RUOK? Suicide: Have the Conversation
This year, the message of RUOK Day (11th September ) is ‘have the conversation’. Asking someone whether they are thinking about suicide is a very difficult conversation to have. So, how do we approach such a conversation?
Firstly, if your mind is throwing out thoughts such as “what if I’m wrong?” or “what if I make it worse?”, think about what you are making a stand for. By speaking out about your fears, you’re showing caring, friendship, and kindness. Express your concern and don’t be afraid to ask a direct question, such as “are you thinking of killing yourself?” or “are you thinking about suicide?”.
Avoid making any judgmental response to what they say. The aim is to show that you are listening, to allow them to feel heard and to encourage them to seek help. Help the person identify others who can help and support them. This is one time that keeping their confidentiality is not the priority – keeping them safe is. If this means you have to involve someone else, then go for it. If the person is at imminent risk, dial 000 (emergency services) and inform them of what is happening.
I am often asked whether asking a person about suicide will put the idea into their head. In over 25 years of clinical practice I have never yet had a client respond that no, they hadn’t thought of suicide, but would consider it now that I had mentioned it. My experience, echoed by expert research, is that on the contrary, asking such a question allows a person to open up about how they are feeling, to feel heard and cared for and to help them get the help they need. Asking is better than staying silent.
Finally, be kind to yourself. I know from my personal and professional experience that no matter what we do, people may still attempt to end their life, and some will succeed. Make sure you get support that you need through this difficult time. You don’t have to go through this alone.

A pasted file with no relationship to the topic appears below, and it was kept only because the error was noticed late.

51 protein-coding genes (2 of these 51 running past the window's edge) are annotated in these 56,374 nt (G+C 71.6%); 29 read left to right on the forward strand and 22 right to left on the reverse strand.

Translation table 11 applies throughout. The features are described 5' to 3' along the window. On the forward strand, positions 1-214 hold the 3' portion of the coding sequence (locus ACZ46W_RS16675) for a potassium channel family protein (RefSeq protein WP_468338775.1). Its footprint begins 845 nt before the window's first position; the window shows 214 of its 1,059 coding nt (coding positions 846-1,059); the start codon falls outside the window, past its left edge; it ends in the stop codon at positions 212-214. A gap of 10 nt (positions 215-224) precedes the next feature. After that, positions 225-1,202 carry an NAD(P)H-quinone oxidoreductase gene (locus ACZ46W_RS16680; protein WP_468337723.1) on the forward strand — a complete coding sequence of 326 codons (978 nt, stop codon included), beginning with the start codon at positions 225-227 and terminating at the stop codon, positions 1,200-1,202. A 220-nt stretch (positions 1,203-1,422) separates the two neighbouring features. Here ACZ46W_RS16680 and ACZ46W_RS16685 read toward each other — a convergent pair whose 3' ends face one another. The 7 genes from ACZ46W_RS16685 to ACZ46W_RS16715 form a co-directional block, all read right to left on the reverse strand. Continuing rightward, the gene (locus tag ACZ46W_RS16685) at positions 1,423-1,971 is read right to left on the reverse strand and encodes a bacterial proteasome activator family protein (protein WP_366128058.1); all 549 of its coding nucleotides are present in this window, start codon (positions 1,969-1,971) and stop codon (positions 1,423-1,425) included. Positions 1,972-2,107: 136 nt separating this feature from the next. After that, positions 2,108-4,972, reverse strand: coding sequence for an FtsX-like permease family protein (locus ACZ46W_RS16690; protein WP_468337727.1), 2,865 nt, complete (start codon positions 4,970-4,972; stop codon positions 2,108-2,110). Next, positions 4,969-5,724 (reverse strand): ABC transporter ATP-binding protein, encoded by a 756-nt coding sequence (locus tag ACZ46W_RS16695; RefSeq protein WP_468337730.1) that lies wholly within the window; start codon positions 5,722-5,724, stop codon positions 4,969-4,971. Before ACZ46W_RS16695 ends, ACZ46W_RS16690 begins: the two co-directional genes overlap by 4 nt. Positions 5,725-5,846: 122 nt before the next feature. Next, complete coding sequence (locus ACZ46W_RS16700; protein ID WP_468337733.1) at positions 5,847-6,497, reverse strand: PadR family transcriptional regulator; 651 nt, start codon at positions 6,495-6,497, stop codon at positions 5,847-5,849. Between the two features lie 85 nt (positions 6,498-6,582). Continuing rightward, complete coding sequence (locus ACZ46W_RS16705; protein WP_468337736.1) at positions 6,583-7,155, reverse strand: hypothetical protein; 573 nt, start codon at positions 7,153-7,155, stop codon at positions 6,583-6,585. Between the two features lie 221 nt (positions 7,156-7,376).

Mental Health Line: Ph 1800 011 511. This line is staffed 24 hours, 7 days a week. You will be able to speak with a clinician who can provide recommendations about how to manage the situation or put you in contact with the appropriate mental health team.
Lifeline Ph 13 11 14: 24-hour, 7 days a week crisis counselling service and online service (www.lifeline.org.au)
Suicide Call Back Service Ph 1300 659 467: 24-hour national telephone service to people over 18 years, and online service (www.Suicidecallbackservice.org.au)
Kids Helpline Ph 1800 551 800: Free confidential 24-hour telephone and online counselling for young people between 5 and 18 years. (www.kidshelp.com.au)
Beyondblue: National Depression Initiative Ph 1300 224 636. 24-hour telephone support and chat service, with links to other services (www.beyondblue.org.au)